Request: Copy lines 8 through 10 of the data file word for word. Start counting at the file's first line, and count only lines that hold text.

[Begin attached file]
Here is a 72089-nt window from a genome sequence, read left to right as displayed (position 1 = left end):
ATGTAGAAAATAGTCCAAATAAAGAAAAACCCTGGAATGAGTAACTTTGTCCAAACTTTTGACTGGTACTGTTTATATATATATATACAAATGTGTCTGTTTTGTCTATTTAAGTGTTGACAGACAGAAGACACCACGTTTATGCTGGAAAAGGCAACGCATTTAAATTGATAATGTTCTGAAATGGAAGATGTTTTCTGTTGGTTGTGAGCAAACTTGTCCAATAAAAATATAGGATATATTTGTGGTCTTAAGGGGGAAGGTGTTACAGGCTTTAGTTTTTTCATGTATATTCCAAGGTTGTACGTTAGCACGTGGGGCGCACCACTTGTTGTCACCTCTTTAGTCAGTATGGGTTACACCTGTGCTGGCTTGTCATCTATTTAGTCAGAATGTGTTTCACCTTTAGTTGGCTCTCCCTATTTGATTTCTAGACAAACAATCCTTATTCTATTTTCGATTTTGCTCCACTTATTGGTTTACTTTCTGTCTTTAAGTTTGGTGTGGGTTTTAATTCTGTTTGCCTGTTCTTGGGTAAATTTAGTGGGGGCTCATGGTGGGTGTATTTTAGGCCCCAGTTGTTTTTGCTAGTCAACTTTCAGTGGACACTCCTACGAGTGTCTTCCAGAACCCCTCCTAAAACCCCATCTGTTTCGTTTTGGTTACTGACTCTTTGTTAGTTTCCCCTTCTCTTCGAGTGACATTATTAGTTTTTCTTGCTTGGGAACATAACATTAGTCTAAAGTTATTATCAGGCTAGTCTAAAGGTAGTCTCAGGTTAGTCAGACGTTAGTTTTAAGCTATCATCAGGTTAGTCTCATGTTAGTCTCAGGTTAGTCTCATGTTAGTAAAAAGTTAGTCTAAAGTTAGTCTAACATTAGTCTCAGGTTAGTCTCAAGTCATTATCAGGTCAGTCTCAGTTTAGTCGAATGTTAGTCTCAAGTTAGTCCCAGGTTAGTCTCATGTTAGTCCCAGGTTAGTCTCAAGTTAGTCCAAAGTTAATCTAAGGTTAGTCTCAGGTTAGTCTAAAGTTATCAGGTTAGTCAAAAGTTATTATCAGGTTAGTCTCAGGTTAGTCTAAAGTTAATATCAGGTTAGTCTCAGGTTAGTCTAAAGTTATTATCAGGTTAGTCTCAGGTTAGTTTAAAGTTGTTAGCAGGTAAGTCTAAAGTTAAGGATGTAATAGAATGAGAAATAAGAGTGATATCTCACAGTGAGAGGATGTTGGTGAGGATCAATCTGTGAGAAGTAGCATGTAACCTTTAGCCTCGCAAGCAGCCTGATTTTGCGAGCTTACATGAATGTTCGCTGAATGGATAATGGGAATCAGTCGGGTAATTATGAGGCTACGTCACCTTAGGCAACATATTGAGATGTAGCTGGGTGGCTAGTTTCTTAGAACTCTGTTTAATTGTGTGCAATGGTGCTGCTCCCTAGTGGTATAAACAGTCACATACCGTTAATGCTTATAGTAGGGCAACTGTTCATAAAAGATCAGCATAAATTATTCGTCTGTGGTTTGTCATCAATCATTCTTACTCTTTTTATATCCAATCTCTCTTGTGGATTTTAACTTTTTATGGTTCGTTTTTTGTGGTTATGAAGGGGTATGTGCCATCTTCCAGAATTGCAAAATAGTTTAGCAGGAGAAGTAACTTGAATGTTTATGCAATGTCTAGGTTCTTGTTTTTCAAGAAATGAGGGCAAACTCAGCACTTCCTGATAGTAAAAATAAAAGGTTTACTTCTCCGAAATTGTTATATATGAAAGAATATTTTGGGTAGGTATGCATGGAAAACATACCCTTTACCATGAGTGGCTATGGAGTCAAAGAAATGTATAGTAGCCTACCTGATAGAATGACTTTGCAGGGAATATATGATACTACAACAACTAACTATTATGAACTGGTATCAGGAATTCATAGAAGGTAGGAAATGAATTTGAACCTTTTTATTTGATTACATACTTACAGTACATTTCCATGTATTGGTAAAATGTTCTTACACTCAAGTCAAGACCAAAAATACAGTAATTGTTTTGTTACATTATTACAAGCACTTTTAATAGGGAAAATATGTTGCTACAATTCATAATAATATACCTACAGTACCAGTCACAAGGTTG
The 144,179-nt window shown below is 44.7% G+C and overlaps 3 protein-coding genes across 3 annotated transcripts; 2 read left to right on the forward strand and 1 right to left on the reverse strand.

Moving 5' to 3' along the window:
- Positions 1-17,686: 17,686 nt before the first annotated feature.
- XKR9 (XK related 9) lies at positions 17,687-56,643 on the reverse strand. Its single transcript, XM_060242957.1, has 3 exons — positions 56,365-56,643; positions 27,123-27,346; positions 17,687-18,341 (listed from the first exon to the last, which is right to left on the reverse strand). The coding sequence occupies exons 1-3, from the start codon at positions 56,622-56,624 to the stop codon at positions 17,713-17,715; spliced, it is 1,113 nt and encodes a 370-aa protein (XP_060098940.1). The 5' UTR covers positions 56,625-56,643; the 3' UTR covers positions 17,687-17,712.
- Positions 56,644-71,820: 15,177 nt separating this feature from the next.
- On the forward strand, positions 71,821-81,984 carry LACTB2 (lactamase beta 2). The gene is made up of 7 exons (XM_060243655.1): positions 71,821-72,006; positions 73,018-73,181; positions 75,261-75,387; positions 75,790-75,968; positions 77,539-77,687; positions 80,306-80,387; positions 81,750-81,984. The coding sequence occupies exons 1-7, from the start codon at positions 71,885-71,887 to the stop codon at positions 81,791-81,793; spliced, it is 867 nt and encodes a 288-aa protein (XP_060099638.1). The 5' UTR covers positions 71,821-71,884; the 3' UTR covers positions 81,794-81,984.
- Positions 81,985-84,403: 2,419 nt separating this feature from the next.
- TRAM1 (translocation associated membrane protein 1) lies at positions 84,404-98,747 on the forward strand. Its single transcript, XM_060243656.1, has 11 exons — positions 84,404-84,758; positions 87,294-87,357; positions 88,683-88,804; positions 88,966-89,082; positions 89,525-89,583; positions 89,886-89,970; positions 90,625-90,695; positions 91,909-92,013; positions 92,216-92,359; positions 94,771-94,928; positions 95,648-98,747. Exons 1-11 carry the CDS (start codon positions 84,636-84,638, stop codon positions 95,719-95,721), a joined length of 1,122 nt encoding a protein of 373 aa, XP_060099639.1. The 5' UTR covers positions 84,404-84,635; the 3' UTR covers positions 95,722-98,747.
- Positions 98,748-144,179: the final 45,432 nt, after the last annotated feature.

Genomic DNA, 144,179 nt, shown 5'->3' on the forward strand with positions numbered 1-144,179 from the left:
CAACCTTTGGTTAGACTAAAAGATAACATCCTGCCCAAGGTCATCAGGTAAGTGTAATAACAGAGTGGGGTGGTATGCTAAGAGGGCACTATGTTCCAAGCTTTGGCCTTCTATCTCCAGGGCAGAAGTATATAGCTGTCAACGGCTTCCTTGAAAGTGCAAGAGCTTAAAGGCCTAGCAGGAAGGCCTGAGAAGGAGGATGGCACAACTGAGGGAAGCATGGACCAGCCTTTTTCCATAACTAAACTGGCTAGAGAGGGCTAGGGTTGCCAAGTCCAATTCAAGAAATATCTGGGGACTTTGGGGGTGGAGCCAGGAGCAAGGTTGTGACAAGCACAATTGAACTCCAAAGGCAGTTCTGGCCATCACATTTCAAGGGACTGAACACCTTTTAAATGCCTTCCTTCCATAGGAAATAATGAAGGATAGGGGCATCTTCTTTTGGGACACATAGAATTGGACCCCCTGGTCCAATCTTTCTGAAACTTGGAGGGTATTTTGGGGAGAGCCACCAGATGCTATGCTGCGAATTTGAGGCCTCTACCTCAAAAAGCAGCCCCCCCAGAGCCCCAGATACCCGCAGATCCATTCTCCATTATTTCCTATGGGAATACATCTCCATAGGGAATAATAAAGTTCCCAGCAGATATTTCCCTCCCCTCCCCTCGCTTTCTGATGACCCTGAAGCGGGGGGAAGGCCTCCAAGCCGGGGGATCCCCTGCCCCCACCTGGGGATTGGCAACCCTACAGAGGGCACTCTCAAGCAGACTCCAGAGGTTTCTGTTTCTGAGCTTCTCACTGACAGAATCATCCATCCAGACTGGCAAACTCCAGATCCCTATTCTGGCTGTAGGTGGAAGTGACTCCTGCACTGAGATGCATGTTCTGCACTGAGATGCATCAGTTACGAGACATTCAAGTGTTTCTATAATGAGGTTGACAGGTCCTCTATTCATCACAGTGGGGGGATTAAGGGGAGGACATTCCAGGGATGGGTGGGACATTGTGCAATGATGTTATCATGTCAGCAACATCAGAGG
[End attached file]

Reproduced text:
- On the forward strand, positions 71,821-81,984 carry LACTB2 (lactamase beta 2). The gene is made up of 7 exons (XM_060243655.1): positions 71,821-72,006; positions 73,018-73,181; positions 75,261-75,387; positions 75,790-75,968; positions 77,539-77,687; positions 80,306-80,387; positions 81,750-81,984. The coding sequence occupies exons 1-7, from the start codon at positions 71,885-71,887 to the stop codon at positions 81,791-81,793; spliced, it is 867 nt and encodes a 288-aa protein (XP_060099638.1). The 5' UTR covers positions 71,821-71,884; the 3' UTR covers positions 81,794-81,984.
- Positions 81,985-84,403: 2,419 nt separating this feature from the next.
- TRAM1 (translocation associated membrane protein 1) lies at positions 84,404-98,747 on the forward strand. Its single transcript, XM_060243656.1, has 11 exons — positions 84,404-84,758; positions 87,294-87,357; positions 88,683-88,804; positions 88,966-89,082; positions 89,525-89,583; positions 89,886-89,970; positions 90,625-90,695; positions 91,909-92,013; positions 92,216-92,359; positions 94,771-94,928; positions 95,648-98,747. Exons 1-11 carry the CDS (start codon positions 84,636-84,638, stop codon positions 95,719-95,721), a joined length of 1,122 nt encoding a protein of 373 aa, XP_060099639.1. The 5' UTR covers positions 84,404-84,635; the 3' UTR covers positions 95,722-98,747.